Angry Blogger Sends A Love Letter To Sprint - InformationWeek

InformationWeek is part of the Informa Tech Division of Informa PLC

This site is operated by a business or businesses owned by Informa PLC and all copyright resides with them.Informa PLC's registered office is 5 Howick Place, London SW1P 1WG. Registered in England and Wales. Number 8860726.

IoT
IoT
Mobile
Commentary
8/29/2007
11:00 AM
Stephen Wellman
Stephen Wellman
Commentary
50%
50%

Angry Blogger Sends A Love Letter To Sprint

Michael Arrington at TechCrunch has written what has to be one of the most scathing blog posts of 2007. The target of his ire: Everyone's favorite wireless carrier, Sprint.

Michael Arrington at TechCrunch has written what has to be one of the most scathing blog posts of 2007. The target of his ire: Everyone's favorite wireless carrier, Sprint.Apparently, Sprint's new Website, called My Cell Style, sent Arrington into a tizzy of criticism. Here is a look at his rant:

I am not offended that Sprint says I am a Technosexual... No. But I AM offended that they say the perfect phones for me are the Treo 755p, the HTC Mogul and the…wait for it…Motorola Q, which is quite possibly the worst cell phone ever created. Sprint then tried to sell me one of those ghastly phones. I guess I should just be thankful I wasn't deemed "Runway Ready."

Ouch. And there's more:

Sprint doesn't sell the iPhone, of course, so they couldn't be honest and recommend the perfect phone for me. And they also don't sell the phone I'd be using if the iPhone didn't exist, the Helio Ocean.

I'm not a fan of Sprint. They fire customers who complain too much. And they have the dubious distinction of supplying me with the only phone I have ever thrown out of a moving vehicle (in 1999) because of poor call quality. Even today, it is the only mobile operator which has no coverage at my house.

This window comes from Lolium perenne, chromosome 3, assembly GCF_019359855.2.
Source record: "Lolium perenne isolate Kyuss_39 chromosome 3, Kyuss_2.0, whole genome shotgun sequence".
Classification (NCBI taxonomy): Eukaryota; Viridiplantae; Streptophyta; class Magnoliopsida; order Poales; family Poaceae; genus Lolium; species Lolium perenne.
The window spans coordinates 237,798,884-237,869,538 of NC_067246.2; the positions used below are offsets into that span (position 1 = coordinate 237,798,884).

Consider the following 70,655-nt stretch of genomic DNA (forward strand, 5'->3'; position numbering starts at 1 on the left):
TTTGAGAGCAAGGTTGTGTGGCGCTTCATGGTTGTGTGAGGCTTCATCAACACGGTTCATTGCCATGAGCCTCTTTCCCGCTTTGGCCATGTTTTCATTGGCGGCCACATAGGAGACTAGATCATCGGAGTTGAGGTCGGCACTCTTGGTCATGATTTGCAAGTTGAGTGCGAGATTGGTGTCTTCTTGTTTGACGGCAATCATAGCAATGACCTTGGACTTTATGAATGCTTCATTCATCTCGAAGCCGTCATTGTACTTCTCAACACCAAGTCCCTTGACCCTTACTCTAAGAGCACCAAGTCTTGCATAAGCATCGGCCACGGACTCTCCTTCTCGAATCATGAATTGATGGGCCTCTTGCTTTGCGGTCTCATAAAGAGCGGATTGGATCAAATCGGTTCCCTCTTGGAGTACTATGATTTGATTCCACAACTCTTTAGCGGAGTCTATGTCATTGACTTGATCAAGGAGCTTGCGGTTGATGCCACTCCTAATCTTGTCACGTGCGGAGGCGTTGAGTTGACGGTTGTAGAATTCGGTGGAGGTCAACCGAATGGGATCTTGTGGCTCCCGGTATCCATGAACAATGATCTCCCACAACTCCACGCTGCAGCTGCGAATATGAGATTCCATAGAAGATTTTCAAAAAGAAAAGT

While I agree with Arrington that My Cell Style has plenty of elements of an interactive agency spun into overdrive -- too much design and brand focus with no clear-cut value for new customers or Sprint's existing subscribers. I do not, however, know if I would limit all of these criticisms to just Sprint.

For the purposes of disclosure, I used to be a Sprint customer. Currently, I am a subscriber with Verizon Wireless and I have, on and off, used both AT&T and T-Mobile. I think many of Arrington's criticisms of Sprint could just as easily be leveled against the other big four carriers. I mean, lame cell phone selection? Sprint looks like NTT DoCoMo compared to Verizon Wireless's phone offering. And as far as coverage is concerned, I think Sprint has T-Mobile beat any day of the week. In my own personal experience, each of the carriers has issues when it comes to coverage. It really depends more on what region of the U.S. you happen to be in.

Anyway, the bigger point is that all the carriers have issues. And they all share one big issue in common: Their networks are not yet sufficiently open. While I appreciate rants like this one -- and I think they're necessary to help keep the carriers honest -- I would much rather pour energy into working for real open wireless network access than in picking on any one carrier in particular.

What do you think? Does Sprint deserve this special rant? Or did this TechCrunch post go too far?

We welcome your comments on this topic on our social media channels, or [contact us directly] with questions about the site.
Comment  | 
Print  | 
More Insights
Commentary
Gartner Forecast Sees 7.3% Shrinkage in IT Spending for 2020
Joao-Pierre S. Ruth, Senior Writer,  7/15/2020
Slideshows
10 Ways AI Is Transforming Enterprise Software
Cynthia Harvey, Freelance Journalist, InformationWeek,  7/13/2020
Commentary
IT Career Paths You May Not Have Considered
Lisa Morgan, Freelance Writer,  6/30/2020
White Papers
Register for InformationWeek Newsletters
The State of IT & Cybersecurity Operations 2020
The State of IT & Cybersecurity Operations 2020
Download this report from InformationWeek, in partnership with Dark Reading, to learn more about how today's IT operations teams work with cybersecurity operations, what technologies they are using, and how they communicate and share responsibility--or create risk by failing to do so. Get it now!
Video
Current Issue
Key to Cloud Success: The Right Management
This IT Trend highlights some of the steps IT teams can take to keep their cloud environments running in a safe, efficient manner.
Slideshows
Flash Poll